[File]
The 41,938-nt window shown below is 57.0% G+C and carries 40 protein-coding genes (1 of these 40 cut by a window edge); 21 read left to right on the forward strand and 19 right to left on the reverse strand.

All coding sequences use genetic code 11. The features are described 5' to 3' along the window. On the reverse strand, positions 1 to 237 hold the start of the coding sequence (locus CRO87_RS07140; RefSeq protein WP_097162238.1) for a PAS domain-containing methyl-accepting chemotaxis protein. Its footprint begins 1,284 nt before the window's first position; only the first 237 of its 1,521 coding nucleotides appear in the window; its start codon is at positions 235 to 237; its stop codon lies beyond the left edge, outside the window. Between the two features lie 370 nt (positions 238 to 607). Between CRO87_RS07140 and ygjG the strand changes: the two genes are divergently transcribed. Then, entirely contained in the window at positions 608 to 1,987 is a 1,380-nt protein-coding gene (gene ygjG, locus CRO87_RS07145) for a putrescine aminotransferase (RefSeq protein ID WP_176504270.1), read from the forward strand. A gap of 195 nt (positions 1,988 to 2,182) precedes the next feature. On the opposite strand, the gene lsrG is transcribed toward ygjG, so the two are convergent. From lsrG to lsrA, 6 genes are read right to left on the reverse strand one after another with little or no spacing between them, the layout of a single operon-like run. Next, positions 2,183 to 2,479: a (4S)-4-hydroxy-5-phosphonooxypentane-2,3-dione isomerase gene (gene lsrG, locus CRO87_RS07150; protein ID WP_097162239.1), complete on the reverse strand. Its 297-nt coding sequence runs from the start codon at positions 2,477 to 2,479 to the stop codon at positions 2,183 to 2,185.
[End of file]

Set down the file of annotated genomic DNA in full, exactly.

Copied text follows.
The 41,938-nt window shown below is 57.0% G+C and carries 40 protein-coding genes (1 of these 40 cut by a window edge); 21 read left to right on the forward strand and 19 right to left on the reverse strand.

All coding sequences use genetic code 11. The features are described 5' to 3' along the window. On the reverse strand, positions 1 to 237 hold the start of the coding sequence (locus CRO87_RS07140; RefSeq protein WP_097162238.1) for a PAS domain-containing methyl-accepting chemotaxis protein. Its footprint begins 1,284 nt before the window's first position; only the first 237 of its 1,521 coding nucleotides appear in the window; its start codon is at positions 235 to 237; its stop codon lies beyond the left edge, outside the window. Between the two features lie 370 nt (positions 238 to 607). Between CRO87_RS07140 and ygjG the strand changes: the two genes are divergently transcribed. Then, entirely contained in the window at positions 608 to 1,987 is a 1,380-nt protein-coding gene (gene ygjG, locus CRO87_RS07145) for a putrescine aminotransferase (RefSeq protein ID WP_176504270.1), read from the forward strand. A gap of 195 nt (positions 1,988 to 2,182) precedes the next feature. On the opposite strand, the gene lsrG is transcribed toward ygjG, so the two are convergent. From lsrG to lsrA, 6 genes are read right to left on the reverse strand one after another with little or no spacing between them, the layout of a single operon-like run. Next, positions 2,183 to 2,479: a (4S)-4-hydroxy-5-phosphonooxypentane-2,3-dione isomerase gene (gene lsrG, locus CRO87_RS07150; protein ID WP_097162239.1), complete on the reverse strand. Its 297-nt coding sequence runs from the start codon at positions 2,477 to 2,479 to the stop codon at positions 2,183 to 2,185.